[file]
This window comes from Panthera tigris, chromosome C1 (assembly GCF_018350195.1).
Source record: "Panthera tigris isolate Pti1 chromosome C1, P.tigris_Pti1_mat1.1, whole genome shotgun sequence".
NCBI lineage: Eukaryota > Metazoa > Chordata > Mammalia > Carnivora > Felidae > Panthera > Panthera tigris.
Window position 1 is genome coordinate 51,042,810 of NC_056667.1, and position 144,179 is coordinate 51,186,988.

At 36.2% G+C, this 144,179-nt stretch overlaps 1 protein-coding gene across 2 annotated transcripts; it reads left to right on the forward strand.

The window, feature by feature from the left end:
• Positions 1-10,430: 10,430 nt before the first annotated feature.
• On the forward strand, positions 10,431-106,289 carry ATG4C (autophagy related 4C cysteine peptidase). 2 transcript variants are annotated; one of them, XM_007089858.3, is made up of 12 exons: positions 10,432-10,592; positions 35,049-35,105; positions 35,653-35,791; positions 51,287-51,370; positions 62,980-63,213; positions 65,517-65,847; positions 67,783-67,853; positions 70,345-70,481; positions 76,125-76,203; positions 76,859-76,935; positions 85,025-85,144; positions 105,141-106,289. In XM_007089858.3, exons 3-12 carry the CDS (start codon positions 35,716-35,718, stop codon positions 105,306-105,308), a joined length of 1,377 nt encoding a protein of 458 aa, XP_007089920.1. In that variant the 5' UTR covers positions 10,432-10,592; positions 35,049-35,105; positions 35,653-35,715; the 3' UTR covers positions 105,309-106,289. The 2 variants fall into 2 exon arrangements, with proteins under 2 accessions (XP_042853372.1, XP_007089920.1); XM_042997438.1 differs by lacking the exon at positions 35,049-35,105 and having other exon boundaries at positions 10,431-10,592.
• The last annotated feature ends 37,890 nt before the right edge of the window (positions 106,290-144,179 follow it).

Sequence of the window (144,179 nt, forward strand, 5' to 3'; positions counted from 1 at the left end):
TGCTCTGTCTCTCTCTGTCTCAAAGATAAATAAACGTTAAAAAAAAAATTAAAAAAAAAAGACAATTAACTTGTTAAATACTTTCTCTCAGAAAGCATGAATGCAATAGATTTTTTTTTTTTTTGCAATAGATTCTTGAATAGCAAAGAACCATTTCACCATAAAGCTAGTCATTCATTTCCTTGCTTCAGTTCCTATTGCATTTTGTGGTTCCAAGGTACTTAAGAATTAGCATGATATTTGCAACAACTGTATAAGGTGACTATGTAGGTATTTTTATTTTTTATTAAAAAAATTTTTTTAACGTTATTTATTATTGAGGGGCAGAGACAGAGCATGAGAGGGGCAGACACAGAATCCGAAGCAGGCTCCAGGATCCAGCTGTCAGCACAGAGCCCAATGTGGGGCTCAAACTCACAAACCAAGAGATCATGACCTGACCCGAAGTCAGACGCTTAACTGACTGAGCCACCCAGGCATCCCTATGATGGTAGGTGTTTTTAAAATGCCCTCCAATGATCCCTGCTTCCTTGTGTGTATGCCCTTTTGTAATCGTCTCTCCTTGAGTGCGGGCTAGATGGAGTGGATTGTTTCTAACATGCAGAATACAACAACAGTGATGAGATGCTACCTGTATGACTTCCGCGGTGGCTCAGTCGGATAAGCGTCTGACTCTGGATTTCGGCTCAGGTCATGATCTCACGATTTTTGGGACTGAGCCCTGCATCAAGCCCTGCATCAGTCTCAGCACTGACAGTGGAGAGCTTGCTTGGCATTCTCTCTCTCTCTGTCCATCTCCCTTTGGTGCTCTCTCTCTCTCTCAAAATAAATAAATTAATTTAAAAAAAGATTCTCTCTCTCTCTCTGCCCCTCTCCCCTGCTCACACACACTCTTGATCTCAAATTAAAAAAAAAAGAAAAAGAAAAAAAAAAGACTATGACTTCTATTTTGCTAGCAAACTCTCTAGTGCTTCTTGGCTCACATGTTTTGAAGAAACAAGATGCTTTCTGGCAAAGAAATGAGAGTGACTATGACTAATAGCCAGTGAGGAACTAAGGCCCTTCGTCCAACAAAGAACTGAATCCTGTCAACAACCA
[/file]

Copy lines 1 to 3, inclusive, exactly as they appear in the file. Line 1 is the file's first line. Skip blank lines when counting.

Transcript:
This window comes from Panthera tigris, chromosome C1 (assembly GCF_018350195.1).
Source record: "Panthera tigris isolate Pti1 chromosome C1, P.tigris_Pti1_mat1.1, whole genome shotgun sequence".
NCBI lineage: Eukaryota > Metazoa > Chordata > Mammalia > Carnivora > Felidae > Panthera > Panthera tigris.